CLOSED: Moths, Spiders & Crane Flys

Waihi, New Zealand(Zone 1)

ID's needed please. Thank you

Thumbnail by RosinaBloom Thumbnail by RosinaBloom Thumbnail by RosinaBloom Thumbnail by RosinaBloom Thumbnail by RosinaBloom
Minot, ND

The moth is in the family Pyralidae; it looks like the common grass moth, Orocrambus flexuosellus - http://ketenewplymouth.peoplesnetworknz.info/friends_of_te_henui/images/show/962-orocrambus-flexuosellus-grass-moth-at-rest

The spider in the second image is an orb weaver (family Araneidae). There are about three dozen species of these in New Zealand – see The Spiders of New Zealand. Part VI. Otago Museum Bulletin No. 6, Dunedin, pp. 68-124), but online images do not appear available for many of these.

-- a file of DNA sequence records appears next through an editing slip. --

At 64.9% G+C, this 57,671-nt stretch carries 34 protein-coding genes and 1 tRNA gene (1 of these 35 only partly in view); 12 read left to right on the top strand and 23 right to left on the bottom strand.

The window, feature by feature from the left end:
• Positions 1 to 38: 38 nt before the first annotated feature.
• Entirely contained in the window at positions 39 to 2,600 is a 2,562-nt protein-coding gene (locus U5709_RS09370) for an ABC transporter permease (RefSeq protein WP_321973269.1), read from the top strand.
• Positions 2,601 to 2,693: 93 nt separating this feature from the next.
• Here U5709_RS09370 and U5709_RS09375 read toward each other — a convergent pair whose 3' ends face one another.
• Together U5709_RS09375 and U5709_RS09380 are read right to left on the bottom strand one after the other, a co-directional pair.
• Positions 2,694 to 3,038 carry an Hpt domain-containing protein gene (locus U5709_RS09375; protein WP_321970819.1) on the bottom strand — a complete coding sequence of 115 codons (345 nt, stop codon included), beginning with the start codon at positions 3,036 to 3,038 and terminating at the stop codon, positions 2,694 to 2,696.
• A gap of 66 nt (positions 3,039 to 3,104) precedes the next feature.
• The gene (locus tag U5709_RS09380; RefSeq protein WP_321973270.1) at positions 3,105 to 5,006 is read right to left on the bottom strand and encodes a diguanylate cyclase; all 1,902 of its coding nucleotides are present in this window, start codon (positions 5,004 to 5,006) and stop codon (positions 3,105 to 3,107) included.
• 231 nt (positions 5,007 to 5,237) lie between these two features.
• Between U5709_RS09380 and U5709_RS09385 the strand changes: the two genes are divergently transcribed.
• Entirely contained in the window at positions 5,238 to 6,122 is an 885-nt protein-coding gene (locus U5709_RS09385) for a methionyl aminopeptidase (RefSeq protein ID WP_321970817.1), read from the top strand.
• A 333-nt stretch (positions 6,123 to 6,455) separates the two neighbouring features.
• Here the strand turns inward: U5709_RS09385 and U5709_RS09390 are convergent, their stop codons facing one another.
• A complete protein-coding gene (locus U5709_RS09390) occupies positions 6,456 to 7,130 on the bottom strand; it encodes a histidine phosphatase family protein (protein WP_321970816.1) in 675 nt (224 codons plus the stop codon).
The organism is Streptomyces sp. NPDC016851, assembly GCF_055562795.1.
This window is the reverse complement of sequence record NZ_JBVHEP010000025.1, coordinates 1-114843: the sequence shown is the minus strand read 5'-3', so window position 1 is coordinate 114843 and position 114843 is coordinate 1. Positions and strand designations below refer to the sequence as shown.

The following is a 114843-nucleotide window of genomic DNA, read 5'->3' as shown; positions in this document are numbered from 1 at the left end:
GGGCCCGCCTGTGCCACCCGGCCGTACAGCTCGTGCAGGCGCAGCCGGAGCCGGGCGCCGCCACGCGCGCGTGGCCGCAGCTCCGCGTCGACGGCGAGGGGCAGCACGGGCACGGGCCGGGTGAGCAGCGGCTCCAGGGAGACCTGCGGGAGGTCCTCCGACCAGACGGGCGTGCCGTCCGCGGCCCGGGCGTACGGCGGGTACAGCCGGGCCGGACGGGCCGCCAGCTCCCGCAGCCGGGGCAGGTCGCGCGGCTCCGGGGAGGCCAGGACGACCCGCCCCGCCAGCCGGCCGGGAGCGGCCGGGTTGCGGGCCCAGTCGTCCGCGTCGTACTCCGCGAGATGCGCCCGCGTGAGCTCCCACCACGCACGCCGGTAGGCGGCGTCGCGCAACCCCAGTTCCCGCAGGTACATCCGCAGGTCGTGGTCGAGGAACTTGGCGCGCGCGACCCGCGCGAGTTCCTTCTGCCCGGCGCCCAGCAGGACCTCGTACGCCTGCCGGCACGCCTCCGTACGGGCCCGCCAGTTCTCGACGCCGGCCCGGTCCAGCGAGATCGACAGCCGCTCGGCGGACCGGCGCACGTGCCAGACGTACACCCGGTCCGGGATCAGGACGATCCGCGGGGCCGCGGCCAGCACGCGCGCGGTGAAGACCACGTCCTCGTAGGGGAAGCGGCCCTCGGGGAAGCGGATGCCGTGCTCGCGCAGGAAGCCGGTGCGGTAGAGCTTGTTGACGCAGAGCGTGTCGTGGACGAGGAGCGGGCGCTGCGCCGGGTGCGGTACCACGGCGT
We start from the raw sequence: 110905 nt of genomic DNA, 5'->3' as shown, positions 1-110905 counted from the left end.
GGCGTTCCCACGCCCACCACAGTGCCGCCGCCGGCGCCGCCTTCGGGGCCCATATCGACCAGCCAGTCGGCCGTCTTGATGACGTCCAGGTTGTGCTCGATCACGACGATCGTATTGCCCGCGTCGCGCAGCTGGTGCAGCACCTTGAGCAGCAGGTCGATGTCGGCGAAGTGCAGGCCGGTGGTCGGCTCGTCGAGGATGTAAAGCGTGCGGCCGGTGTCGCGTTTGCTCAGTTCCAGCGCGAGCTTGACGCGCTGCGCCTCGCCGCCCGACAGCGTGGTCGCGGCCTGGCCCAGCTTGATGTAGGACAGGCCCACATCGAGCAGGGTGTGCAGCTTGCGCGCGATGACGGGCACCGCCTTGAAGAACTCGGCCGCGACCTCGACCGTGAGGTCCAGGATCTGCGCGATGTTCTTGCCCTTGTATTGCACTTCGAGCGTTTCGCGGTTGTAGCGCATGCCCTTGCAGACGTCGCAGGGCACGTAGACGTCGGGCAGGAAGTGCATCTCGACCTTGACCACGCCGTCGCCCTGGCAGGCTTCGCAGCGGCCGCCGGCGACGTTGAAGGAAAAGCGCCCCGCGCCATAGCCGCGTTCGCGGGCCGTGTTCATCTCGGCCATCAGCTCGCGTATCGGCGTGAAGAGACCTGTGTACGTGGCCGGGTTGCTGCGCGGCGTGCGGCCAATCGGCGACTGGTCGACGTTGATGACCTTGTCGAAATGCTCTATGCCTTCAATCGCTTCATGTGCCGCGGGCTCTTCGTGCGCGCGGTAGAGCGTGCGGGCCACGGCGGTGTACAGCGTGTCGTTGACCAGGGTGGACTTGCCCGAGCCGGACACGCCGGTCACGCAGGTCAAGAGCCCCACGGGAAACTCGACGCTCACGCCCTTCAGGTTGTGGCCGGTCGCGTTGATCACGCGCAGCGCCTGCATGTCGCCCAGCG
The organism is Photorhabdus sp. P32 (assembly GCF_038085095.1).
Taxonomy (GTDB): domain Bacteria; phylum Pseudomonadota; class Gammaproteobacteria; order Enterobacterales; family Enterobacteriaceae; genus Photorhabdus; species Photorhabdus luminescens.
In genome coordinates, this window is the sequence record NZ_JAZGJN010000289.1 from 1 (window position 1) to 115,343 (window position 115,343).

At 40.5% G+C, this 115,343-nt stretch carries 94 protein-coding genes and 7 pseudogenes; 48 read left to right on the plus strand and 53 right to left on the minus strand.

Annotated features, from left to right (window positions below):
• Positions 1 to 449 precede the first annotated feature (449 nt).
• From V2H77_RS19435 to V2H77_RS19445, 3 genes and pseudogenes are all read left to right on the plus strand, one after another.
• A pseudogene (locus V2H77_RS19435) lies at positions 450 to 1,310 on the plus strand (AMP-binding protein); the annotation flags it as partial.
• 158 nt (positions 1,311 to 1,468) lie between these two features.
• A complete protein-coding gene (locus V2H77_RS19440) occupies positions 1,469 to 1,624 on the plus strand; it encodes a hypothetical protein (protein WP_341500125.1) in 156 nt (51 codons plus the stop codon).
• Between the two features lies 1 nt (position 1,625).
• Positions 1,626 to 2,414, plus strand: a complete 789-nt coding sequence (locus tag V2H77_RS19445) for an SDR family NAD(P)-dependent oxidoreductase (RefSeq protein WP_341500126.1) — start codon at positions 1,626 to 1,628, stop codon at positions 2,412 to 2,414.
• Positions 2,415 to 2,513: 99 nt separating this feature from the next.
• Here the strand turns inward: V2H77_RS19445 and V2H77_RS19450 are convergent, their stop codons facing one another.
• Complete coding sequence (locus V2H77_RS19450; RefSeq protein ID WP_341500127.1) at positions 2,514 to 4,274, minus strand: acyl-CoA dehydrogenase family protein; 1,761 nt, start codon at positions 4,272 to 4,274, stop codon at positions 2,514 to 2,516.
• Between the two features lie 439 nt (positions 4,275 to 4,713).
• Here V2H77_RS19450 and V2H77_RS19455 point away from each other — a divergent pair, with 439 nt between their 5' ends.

The spiders in images three and four are jumping spiders (family Salticidae); some 200 species of these are believed to occur on New Zealand. Although the one eating the moth could be in the genus Helpis (see http://www.flickr.com/photos/robertwhyte/5429204066/ for an example), only a small fraction of New Zealand’s jumping spiders have been properly described and I would hesitate to say any more.

Crane flies (family Tipulidae) are well-represented in New Zealand, with at least 600 species reported. Yours might be in the genus Leptotarsus (see http://ketenewplymouth.peoplesnetworknz.info/image_files/0000/0001/5944/House_crane_fly__leptotarsus_species.JPG for an example), but it would take a specialist in this family to make a proper determination.

Waihi, New Zealand(Zone 1)

Flapdoodle, thank you for all your good info in helping me with ID's of moth,
jumping spiders and crane fly. Really interesting.
Cheers

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